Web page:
Another Friday night would roll around with nothing to do and no one to do it with, so I would amble over to the video store, plunk down a couple of dollars on the counter and return home to watch Siskel and Ebert’s latest find. The year was 1994 and the movies they heralded included Pulp Fiction, Shawshank Redemption, and the crowning jewel of them all, Hoop Dreams. All of a sudden my worldview expanded and my idea of what a film could be was blown wide open.


Hoop Dreams was an unforgettable documentary film that followed two young, black, gifted Chicago athletes and the enormous weight of basketball being their one shot to a better future. The film captures the poverty, the concrete landscapes of the projects, the ravages of drug addiction, and the immense pressure to succeed sitting on the spindly shoulders of these two boys. You see the beauty and resilience of black families in the face of unimaginable odds. I had never rooted more for two human beings than I did for those boys. The film was an indictment of the American dream, the farce perpetuated by a system that chews up and spits out kids like these. Siskel and Ebert, famously known for their two thumbs, gave it “two very enthusiastic thumbs up,” and in their Best of 1994 show, the pair actually agreed and picked Hoop Dreams as their best film of that year. Siskel exclaimed, “The great stuff declares itself.” The film held up a mirror to society and dared you not to look away.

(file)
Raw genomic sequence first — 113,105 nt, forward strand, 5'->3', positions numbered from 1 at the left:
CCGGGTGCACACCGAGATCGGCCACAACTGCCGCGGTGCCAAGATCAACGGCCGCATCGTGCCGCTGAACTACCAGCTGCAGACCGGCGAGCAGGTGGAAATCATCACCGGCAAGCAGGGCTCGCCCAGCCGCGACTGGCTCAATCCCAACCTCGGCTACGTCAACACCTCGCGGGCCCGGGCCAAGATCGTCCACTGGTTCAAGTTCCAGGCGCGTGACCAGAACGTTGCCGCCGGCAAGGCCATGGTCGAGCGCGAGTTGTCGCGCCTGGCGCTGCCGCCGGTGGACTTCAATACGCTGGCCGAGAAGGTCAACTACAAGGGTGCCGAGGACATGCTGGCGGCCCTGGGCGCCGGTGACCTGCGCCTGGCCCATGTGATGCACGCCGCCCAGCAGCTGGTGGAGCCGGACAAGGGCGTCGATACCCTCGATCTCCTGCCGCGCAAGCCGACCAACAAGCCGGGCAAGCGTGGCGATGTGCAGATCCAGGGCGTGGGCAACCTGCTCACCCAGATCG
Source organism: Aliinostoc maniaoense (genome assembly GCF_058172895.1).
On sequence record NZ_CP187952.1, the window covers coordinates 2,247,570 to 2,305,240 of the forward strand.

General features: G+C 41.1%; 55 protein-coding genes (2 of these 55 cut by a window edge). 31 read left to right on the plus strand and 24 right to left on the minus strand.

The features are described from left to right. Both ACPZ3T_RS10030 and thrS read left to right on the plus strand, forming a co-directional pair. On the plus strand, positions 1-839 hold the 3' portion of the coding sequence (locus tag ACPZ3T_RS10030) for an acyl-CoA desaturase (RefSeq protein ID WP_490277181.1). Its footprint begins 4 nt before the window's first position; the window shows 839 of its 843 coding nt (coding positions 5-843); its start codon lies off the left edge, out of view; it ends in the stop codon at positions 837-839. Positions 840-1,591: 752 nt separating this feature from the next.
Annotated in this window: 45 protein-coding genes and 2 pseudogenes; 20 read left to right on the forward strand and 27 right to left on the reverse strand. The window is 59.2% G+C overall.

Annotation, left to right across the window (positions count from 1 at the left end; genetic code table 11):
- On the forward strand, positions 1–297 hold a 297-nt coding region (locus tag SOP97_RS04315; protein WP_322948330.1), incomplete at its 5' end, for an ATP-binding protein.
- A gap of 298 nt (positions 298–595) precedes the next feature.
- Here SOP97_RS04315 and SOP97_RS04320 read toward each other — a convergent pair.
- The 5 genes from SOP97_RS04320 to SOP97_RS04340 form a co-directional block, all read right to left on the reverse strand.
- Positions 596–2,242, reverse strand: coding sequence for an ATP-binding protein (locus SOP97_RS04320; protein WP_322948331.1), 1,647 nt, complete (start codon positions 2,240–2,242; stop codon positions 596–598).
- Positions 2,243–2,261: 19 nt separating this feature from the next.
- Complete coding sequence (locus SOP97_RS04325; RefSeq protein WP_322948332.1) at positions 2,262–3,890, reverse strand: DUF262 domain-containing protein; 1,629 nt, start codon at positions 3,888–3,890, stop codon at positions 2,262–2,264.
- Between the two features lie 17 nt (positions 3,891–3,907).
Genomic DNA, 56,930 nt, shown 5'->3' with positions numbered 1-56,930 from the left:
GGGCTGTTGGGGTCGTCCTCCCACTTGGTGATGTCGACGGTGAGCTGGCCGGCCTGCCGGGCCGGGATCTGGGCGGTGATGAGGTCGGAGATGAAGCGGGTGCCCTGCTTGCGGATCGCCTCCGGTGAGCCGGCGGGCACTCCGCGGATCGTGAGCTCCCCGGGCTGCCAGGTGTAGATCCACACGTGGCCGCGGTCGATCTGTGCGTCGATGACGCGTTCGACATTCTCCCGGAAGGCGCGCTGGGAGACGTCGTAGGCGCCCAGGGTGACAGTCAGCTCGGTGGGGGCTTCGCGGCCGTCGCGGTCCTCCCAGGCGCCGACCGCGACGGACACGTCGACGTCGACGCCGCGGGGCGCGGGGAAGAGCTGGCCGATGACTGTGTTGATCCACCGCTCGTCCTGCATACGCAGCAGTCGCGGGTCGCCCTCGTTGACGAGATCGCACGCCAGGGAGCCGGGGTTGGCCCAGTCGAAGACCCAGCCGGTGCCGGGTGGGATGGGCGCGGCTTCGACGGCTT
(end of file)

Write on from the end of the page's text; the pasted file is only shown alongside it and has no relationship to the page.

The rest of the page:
For me, the movie was a revelation. Up until the moment I saw Hoop Dreams, I hadn’t experienced the power, the sheer force unleashed, when a great film achieves its full potential. After I finished watching it for the first time, I felt as if someone had reached into the caverns of my rib cage, enclosed my heart in their palms, and wrung out every drop of feeling possible from that pumping organ. It became a reference point for every single piece of art I have encountered since. Still, and this is no surprise, Hoop Dreams was not even nominated for the Best Documentary Oscar. This taught me something too.

Hoop Dreams is a narrative of human beings trying to find success in a rigged game in which the playing field itself is unfair. The odds are so skewed against these two boys that every step forward feels like a small miracle. Just surviving in this world feels like an act of defiance, a victory. So it was no surprise that the tastemakers of the day decided to ignore the film. Regardless of whether the movie was nominated or whether these athletes made it to the NBA, we knew their value. In the aftermath of the Oscar shut-out, Ebert was inspired to write a column entitled, “Anatomy of a Snub,” in which he, once again, championed the film in contrast to every other documentary that had been nominated. Siskel and Ebert’s righteous anger around the Oscar snub made me love them even more, if that were possible.